Monday, January 22, 2007

Benediction, Alphabet Bistro, and La Bocca

I don't want anyone to get the wrong idea. There are some truly excellent cafes in Auckland. However, I didn't go to any of them this week.

Benediction, 30 St Benedict's Lane, Newton

Decor: I have heard all sorts of marvellous things about this cafe, so thought it worth trying. However, the standard cafe minimalism, with the usual white walls and polished concrete floors (Zzzzz), did not work in Benediction's favour. The noise-amplifying ability of the masses of concrete, combined with throngs of shrieking people (the place was packed to the gills), did not complement my slightly awful hangover at all. In a sensitive state anyway, the sheer volume of noise meant I could not stay. I decided to try somewhere else.

Alphabet Bistro, 193 Parnell Road, Parnell

Looked very appealing, until John Banks walked in ahead of me. I have a delicate constitution, so left.

By this time, I was half-crazed with hunger, so went to the very next place I saw.

La Bocca, 251 Parnell Road, Parnell



Decor: Italianate cafe style – little wooden tables, banquettes. A welcome respite from concrete and chrome.

View: Parnell Road. Good place to sit and people-watch.

Clientele: None, other than ourselves. On one hand, that means I could say the clientele was the epitomy of style and gentility. On the other hand, I should have taken that as a dire warning sign.

Poached Egg Barometer: ($12.50 – above average price. Most poached egg breakfasts are under $10). The menu said "eggs any style, with bacon." I asked for poached eggs, no bacon. And lo! I got fried eggs, with mother-fucking bacon. My dining companion ordered Eggs Benedict, with salmon. “It tastes sort of... odd,” she said, politely. The hollandaise was alarmingly runny, and did indeed taste odd. It had separated, so assume it was reheated leftovers.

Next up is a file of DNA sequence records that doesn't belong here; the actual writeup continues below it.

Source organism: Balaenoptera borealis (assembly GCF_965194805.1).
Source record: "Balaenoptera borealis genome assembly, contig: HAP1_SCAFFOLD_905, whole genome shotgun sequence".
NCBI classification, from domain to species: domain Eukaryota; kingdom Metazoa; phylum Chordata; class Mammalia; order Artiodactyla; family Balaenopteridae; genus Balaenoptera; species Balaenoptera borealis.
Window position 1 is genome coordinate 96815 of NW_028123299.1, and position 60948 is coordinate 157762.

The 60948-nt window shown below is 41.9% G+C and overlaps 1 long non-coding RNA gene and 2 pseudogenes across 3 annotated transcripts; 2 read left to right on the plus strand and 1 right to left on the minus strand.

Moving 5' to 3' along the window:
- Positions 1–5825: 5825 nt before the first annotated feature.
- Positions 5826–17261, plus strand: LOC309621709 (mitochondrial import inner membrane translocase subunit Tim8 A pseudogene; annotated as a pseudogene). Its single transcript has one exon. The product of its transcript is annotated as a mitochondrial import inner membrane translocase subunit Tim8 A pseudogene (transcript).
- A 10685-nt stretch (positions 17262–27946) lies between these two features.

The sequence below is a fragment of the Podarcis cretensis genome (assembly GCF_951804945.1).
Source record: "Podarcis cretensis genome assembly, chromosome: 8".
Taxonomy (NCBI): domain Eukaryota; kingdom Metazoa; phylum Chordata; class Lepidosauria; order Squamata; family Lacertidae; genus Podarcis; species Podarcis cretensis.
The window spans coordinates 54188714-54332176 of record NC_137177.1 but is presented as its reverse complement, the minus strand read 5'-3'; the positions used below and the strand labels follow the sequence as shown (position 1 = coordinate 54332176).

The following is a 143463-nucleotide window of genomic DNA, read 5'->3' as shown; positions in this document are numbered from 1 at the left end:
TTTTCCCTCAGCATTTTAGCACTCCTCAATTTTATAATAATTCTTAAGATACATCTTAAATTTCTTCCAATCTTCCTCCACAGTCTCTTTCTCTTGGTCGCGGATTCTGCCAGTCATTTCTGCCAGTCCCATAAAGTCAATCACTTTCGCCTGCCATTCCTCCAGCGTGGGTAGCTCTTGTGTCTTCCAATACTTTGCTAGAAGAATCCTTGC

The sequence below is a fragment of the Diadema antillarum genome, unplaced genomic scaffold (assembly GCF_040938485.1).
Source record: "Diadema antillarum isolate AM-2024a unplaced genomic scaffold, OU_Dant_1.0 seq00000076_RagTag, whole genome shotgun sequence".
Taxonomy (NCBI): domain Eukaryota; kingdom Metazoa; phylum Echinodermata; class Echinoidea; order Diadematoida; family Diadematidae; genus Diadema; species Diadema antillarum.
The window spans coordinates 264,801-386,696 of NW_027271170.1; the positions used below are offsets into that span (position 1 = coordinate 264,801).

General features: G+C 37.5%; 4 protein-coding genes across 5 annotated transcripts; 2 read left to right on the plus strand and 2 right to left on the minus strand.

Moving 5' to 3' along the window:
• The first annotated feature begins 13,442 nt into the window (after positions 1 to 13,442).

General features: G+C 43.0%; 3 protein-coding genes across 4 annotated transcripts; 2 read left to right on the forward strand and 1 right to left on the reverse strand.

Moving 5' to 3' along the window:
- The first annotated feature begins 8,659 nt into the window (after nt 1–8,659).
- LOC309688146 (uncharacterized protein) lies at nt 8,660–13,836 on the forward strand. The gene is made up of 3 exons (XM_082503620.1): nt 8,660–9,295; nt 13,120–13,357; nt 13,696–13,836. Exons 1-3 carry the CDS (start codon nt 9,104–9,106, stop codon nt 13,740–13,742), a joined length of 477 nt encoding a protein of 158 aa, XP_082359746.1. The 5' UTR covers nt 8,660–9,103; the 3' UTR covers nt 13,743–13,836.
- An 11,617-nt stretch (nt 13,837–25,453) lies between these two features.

Coffee: A flat white; bitter and overly milky.

Service: Perhaps if the waitress had spent less time flirting with her boyfriend, and more time practising her English, poached eggs wouldn’t turn into fried eggs. When I queried my dish, she looked confused. “Oh no, it says bacon on the menu. It comes with bacon.” I eventually got what I ordered, but they had put garlic butter on the sourdough toast, which was a ghastly thing to do to innocent eggs. At least, I hope it was garlic butter.

5 comments:

stef said...

The more time I spend in places wherethe majority of a person's wage is dependent on getting a good tip, the more I'm starting to warm to the practice.

Oswald Bastable said...

Serving wenches should be- well-servile!

If they want to be sour, insolent and unhelpful, they should go and work for their local council where such attitudes are mandatory!

Cactus Kate said...

Do you think restaurants should pay John Banks to go to the competitors in order to drive away their customers?

Try sitting at the next table to him in close surrounds having to listen to him squeal and watch him in awkward social interaction with people.

Mrs Smith said...

Stef - I am not entirely convinced of the efficacy of tipping. I think good service is a cultural thing. In NZ, we do tend to see table service as a shitty job, and not something to take pride in being good at. I would say that in the USA, there is a similar mentality, despite the tipping incentive.

Bastable - Council! With such a lack of competence, she could be mayor.

Brilliant, Cactus. I'm sure for a reduced rate, he wouldn't even have to talk. His look of unbearable smugness would be enough to do the job.

Robyn said...

I love Benediction and will not hear and ill word spoken of it! I mainly love it because of the building it's in. Though despite your observation of Benediction's minimalist decor, it is virtually overdecorated in comparison to the rest of the building - gleeful brutalism in an time when folks don't take too kindly too masses of raw concrete. I reccomend a return visit at a time when you're in a more robust frame of mind. The outside seating is rather good, and the coffee will chase 90% of your blues away.